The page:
Data shows brands don’t need social media accounts in China


When Bottega Veneta deleted its Instagram and Weibo accounts in February 2021, the move made headlines, leading many to wonder if it marked yet another move away from social media for luxury brands. While no other brand has yet followed suit, Bottega Veneta still garnered a total of 2,000 organic mentions on Weibo over the past year, according to data from the social listening platform. Digimind. That number is high compared to Marc Jacobs, who currently has 251,000 followers on Weibo and just 474 organic mentions since February 2021, or Moschino, with 173,000 followers and just 684 mentions.

These are just a few statistics that prove official accounts are not vital for luxury brands in China. Jing Collabs & Drops’ first Insight report, The Drop: Understanding successful brand collaborationsfound that a large majority of engagement on cross-brand launches on Chinese social media actually comes from key opinion leaders (KOLs).

The way collabs are marketed on social media during their pre- and post-release periods can often be the same as single-brand products. Beauty Brands Grant first access to Chinese beauty KOLs, allowing them to try out their products for their subscribers before the official launch dates. For example, Bobbi Brown offered her Monopoly collaboration in the fall of 2021 to KOLs, who produced over 75% of her original promotional content on Weibo, as seen in chart one (alongside other examples that show how KOL content is still in larger quantities than branded items).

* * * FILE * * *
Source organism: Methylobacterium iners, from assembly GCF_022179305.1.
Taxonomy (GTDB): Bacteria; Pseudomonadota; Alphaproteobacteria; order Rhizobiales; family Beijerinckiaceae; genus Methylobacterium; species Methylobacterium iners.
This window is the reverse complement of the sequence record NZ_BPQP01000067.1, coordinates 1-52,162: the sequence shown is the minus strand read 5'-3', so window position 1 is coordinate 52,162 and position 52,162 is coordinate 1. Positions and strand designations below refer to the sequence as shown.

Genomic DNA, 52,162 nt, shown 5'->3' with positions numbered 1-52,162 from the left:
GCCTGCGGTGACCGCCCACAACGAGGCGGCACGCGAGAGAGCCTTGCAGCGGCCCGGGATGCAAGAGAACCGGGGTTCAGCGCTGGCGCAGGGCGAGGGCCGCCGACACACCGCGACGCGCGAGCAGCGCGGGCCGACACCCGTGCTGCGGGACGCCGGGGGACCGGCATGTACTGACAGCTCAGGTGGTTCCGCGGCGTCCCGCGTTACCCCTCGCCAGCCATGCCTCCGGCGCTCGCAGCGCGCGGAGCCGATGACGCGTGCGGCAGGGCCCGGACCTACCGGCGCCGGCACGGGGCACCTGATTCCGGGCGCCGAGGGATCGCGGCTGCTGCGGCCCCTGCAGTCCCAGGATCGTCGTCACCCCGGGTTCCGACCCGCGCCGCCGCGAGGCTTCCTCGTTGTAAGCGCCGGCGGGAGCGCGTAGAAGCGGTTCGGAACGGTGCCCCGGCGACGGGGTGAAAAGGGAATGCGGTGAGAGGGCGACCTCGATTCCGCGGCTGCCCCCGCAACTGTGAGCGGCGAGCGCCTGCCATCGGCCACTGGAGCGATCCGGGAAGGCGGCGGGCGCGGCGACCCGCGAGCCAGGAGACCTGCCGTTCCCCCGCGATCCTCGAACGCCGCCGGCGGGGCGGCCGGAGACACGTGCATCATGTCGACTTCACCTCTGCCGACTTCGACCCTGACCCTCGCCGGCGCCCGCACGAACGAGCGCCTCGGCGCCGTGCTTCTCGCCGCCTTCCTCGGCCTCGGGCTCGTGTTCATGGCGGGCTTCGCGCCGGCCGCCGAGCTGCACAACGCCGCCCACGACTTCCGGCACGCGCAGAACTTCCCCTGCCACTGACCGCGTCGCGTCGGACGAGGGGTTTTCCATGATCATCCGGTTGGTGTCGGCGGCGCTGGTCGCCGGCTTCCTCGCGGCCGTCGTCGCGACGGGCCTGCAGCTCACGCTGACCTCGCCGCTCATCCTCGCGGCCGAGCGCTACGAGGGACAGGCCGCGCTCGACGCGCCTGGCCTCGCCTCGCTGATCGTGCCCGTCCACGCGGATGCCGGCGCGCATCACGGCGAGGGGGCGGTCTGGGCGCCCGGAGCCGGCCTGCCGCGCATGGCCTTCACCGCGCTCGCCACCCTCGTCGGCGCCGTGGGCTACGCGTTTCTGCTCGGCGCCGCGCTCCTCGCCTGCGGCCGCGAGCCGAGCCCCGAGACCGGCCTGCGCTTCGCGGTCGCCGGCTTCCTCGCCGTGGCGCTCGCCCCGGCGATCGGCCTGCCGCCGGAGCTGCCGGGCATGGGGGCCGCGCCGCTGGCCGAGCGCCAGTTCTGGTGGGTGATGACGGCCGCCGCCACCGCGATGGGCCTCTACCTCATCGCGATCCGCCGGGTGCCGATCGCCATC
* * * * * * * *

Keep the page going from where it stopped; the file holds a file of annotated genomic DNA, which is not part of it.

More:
Chart 1: Vfluencer data showing how brands depend on KOLs for promotional content

Archive Editions’ managing director, Karl Cyprien, explained that gifting certain VIPs like friends or family is also a way to create a “halo effect”, boosting a product’s popularity even before he does not come out. “We usually open the channel and give away around 500 pieces to friends and family before a release, and that’s mostly out of courtesy,” he said. “There are many people in our world who have been very helpful or influential.”

Many lesser-known brands rely entirely on KOLs to drive advertising their drops on social media in China. Chinese streetwear brand Peacebird collaborated with Toiletpaper magazine in November 2021, and the capsule’s five million reads and 14 organic discussions on Weibo came from influencers posting about it. Similarly, the Staple Pigeon x FUN collection saw its hashtag gain nearly 10 million plays, all thanks to Chinese idol Xu Jiaqi 许佳琪.

Despite its popularity with Chinese consumers, the first Italian brand Fendi relies on KOLs for its strategy in China. As part of the Fendi x Skims promotion in October 2021, the brand’s official Weibo posts only excelled in featuring Chinese idols. The second graph highlights how heavily Fendi relies on influencers for social media campaigns.

Chart 2: Fendi’s social strategy is based on celebrity-sponsored posts

BBeyond the marketing benefits, social media campaigns that feature KOLs with accessible shopping options directly increase sales. For example, in the previously mentioned Esteé Lauder x SHUSHU/TONG collaboration, each KOL post on Weibo contained a link to the Esteé Lauder Tmall flagship store for purchase.

As fanbases continue to drive the social success of brands in China, the strategy should ultimately focus on high-quality KOL campaigns rather than building brand accounts. So when it comes to China, Bottega Veneta may have the right idea after all.

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